This week, House Democrats released the When Women Succeed, America Succeeds: An Economic Agenda for Women and Families. The overall goal of this economic agenda is to address the realities, disparities and opportunities for working women and families through effective policy and legislation.
Women often are forced to take on many roles and responsibilities while at work and in their personal lives. Because of work demands and an unstable economy, working mothers are left often in a bind that forces them to choose between maintaining gainful employment or their family’s well-being. The three target areas addressed in the economic agenda are work and family balance, child care and pay equity.
- The work and family balance platform calls for policies that allow working women to better balance the demands of work and family by expanding paid sick, family and medical leave.
- The child care platform supports policies to ensure working parents have access to high-quality and affordable health care. Some solutions include expanding the Child Care Tax Credit, as well as supporting President Obama’s Early Head Start and child care initiatives.
- The pay equity platform ensures that women get equal pay for equal work and raises wages for working women and families. Some solutions include paycheck fairness and protecting and restoring employment rights.
In their CNN Op-Ed, House Democratic Leader Nancy Pelosi and Rep. Rosa DeLauro (D-Conn.) said:
Too many women face financial pressures simply because of outdated policies and a “Mad Men” view of the world that constrain opportunities for women’s full participation in our economy. Our country’s policies simply do not reflect the way families live today, with both parents in the workforce and more single-parent households than ever. A second income is no longer a luxury; it is a necessity.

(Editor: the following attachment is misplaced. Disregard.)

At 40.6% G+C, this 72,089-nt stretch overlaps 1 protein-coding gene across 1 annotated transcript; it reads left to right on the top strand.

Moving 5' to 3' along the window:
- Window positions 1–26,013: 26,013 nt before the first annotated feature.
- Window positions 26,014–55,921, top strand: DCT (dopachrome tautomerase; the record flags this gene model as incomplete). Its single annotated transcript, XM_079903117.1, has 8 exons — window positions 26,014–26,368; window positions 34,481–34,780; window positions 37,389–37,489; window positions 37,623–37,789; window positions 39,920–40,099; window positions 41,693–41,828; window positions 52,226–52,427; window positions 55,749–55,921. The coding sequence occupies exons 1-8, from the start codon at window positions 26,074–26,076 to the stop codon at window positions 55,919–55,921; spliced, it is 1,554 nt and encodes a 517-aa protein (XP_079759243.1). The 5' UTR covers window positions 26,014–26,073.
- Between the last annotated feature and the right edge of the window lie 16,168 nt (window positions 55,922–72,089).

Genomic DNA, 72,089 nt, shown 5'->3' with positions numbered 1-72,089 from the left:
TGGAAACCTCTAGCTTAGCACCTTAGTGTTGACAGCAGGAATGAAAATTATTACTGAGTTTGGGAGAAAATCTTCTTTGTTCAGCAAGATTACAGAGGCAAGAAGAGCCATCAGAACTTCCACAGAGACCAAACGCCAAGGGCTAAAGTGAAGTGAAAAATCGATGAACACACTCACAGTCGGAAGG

Still in 2013, women only make 77 cents for every dollar earned by men. For women of color, the numbers are more staggering at 55 to 64 cents for every dollar earned by men. With these facts, it is easy to see why this agenda is an economic imperative to working women and families across the nation—especially since women are the only or primary breadwinners in 40% of households with children younger than 18.
The time is now to call on members of Congress and let them know that we are no longer interested in short-term, Band-Aid policies that fall short of solving the issue. We need a long-term agenda that creates permanent solutions that help hardworking women and families, rather than hurt them. This economic agenda is on the right path to do just that.